How to Better Praise Young Athletes

Avoid “Production Line Praise” When Coaching Young Athletes

When coaching young athletes we should be generous with praise, to the point of being relentlessly positive.

But I come across many coaches who say “good” or “well done” after every single thing that every one of their athletes does, regardless of effort or outcome. I am not immune to this. I sometimes catch myself coaching in this way, particularly when working with a large group.

At first glance, this may appear to be good coaching – a coach who is constantly encouraging their athletes. It is, however, like “praise on a production line”. It can become predictable and monotonous.

When I witness this, I sometimes wonder if the coach is truly taking notice and processing what is going on in front of them. Are their thoughts is elsewhere? Or are they are fearful of hurting the athletes’ feelings by providing corrective feedback? When I am guilty of “production line praise” I know that I am not paying enough attention to the quality of my feedback or that I am trying to rush.

As mentioned, I am a big supporter of lots of positive feedback for young athletes, but not to the point when it becomes ineffective and uninspiring. Broad, non-specific, unimaginative feedback for the sake of saying something is not constructive coaching.

Five tips to help you effectively praise young athletes are:

1. Be honest

Be as truthful as possible with your praise of young athletes. If you think that an athlete needs corrective feedback – give it to them. Don’t be afraid of hurting their feelings. You are doing them a disservice if you avoid correcting them.

Deliver your message in a sensitive, encouraging way. Try combining praise and corrective feedback. Try finding something positive to say first – there will usually be something, even if it is simply their effort.

After giving them the corrective feedback , end on a positive note. You could even reinforce your initial positive comment. If there truly is nothing positive (e.g. the athlete makes a really poor attempt through a lack of effort) don’t make something up. Be genuine. Respond to the situation in front of you.

2. Be specific

If you use praise like “Good!” or “Well done!”, specify why you are delivering that feedback. What was good? What was well done? For example:

“Good! You kept your arms bent as you ran that time.”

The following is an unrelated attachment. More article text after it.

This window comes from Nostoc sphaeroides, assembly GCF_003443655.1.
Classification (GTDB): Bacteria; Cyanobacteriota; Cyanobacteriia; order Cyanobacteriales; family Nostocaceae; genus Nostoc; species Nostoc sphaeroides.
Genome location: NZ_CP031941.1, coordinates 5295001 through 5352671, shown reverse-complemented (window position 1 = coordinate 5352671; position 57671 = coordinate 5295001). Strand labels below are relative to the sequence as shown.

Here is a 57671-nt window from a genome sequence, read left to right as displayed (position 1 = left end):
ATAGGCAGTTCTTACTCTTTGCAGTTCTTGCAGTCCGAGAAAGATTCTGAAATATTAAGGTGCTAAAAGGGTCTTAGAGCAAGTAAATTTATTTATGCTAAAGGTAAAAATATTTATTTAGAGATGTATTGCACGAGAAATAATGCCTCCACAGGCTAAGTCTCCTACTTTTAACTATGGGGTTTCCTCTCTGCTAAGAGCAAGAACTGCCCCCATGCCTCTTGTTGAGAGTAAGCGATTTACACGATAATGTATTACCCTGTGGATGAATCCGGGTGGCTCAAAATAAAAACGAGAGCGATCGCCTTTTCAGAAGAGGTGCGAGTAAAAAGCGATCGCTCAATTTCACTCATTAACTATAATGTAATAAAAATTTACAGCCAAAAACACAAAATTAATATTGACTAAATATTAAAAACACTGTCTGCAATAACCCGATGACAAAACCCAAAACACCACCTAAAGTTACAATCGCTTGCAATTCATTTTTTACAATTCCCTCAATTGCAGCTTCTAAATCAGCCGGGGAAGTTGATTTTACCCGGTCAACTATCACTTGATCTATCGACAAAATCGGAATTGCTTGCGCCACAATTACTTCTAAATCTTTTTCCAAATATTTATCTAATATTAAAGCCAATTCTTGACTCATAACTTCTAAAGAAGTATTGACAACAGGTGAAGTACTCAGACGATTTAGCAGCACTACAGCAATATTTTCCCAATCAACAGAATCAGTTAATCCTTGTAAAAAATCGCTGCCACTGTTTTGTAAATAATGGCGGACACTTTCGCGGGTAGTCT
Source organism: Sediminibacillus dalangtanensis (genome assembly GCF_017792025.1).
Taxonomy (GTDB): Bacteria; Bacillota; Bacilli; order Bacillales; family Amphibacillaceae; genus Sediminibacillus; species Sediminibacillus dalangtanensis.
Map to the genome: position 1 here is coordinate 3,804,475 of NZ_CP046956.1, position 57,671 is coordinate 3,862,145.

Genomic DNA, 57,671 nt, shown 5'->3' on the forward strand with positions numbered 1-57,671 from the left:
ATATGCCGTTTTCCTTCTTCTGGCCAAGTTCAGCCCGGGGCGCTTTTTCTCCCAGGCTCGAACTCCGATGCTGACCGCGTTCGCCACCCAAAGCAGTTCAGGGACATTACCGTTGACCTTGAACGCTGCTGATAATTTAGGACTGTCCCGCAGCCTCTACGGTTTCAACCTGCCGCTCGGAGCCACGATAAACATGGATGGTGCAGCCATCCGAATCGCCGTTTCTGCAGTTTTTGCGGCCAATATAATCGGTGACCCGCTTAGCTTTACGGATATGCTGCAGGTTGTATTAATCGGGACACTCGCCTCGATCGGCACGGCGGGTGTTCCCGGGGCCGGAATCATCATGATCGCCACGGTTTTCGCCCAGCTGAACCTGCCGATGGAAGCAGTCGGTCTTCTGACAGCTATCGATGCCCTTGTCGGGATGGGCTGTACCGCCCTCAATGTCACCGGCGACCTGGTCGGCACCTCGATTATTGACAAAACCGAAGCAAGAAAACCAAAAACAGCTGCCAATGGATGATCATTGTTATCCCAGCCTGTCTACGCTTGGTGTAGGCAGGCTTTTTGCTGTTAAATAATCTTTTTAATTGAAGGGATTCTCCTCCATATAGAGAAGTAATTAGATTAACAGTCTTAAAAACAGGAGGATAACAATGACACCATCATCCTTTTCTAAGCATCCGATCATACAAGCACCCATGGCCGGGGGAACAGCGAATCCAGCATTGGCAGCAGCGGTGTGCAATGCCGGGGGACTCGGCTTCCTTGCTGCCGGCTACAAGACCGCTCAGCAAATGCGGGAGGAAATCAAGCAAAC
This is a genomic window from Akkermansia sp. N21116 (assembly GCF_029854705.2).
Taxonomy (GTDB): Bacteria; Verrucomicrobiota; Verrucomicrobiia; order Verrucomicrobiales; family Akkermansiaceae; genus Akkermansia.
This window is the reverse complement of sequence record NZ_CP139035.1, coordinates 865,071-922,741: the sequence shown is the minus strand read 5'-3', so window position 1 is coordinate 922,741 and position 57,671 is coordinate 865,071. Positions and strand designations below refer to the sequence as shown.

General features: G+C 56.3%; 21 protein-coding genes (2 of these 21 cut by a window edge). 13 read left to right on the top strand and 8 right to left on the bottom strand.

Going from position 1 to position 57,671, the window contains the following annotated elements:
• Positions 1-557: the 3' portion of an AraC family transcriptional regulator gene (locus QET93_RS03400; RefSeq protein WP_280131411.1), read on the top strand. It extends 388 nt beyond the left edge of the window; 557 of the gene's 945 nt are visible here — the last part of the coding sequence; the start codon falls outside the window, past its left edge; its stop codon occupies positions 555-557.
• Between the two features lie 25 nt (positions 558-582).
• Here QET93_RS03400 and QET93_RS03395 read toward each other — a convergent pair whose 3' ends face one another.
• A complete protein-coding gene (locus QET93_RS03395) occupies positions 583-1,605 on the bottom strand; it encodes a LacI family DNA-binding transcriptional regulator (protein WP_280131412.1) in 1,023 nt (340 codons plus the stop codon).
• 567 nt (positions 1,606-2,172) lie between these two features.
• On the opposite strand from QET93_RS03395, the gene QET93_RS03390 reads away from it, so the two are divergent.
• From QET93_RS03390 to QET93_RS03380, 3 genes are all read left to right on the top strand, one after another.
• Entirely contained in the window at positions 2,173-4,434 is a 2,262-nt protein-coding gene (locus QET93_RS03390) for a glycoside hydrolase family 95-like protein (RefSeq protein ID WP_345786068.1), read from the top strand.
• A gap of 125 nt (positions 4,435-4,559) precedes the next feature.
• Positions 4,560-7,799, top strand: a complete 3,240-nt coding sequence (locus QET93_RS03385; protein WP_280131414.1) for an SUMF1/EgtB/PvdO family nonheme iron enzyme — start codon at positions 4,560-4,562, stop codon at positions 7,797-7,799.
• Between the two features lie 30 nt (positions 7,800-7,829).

“Well done! I liked your effort during that last sprint. I could tell that you were trying hard”.

To repeat a good performance or improve on a performance, athletes need to know what was good about it or what they need to improve. Make sure that your feedback is useful.

3. Be unpredictable

Vary the amount, type and timing of the praise to avoid becoming predictable. Don’t overuse praise. It loses it effect.

Predictable feedback becomes ineffective and will “go in one ear and out the other”. Be conscious that you are not constantly repeating yourself. Avoid sounding like you are reading a script. This has happened to me before. The kids pick up on it and will sometimes know what you are going to say before you have said it.

For something different, try asking the athletes what they thought about their performance. This makes them active in the learning process and keeps them “on their toes”.

4. Make use of silence

It is okay to stay silent. You don’t have to say something every single time an athlete makes a move. You don’t have to be talking to be coaching. Only say something if you actually have something to say. Many coaches are afraid that if they are not seen to make a comment, that are not doing their job as a coach. Good coaching often involves watching, listening, processing and contemplating. Don’t rush to make comment. Try pausing first. Or try watching 2 or 3 times before you step in and say something. Make sure that you are really seeing what you think you are seeing.

5. Connect with the athletes

Try to connect with each athlete individually by providing feedback that is particular and unique to them. Work on looking for something that you can say that tells them that you were really taking notice of them.

Become aware of how you deliver your feedback

Start to become aware of how you are delivering feedback to young athletes. I would love to hear from you what you notice when you do this and if you make any changes. Let me know by leaving a comment/reply.

20150614_154020-1Darren Wensor is a sports development professional, coach educator, specialist coach of young athletes and founder of the blog coachingyoungathletes.com. Learn more about him here and connect with him on TwitterFacebookLinkedin , Anchor or via email.

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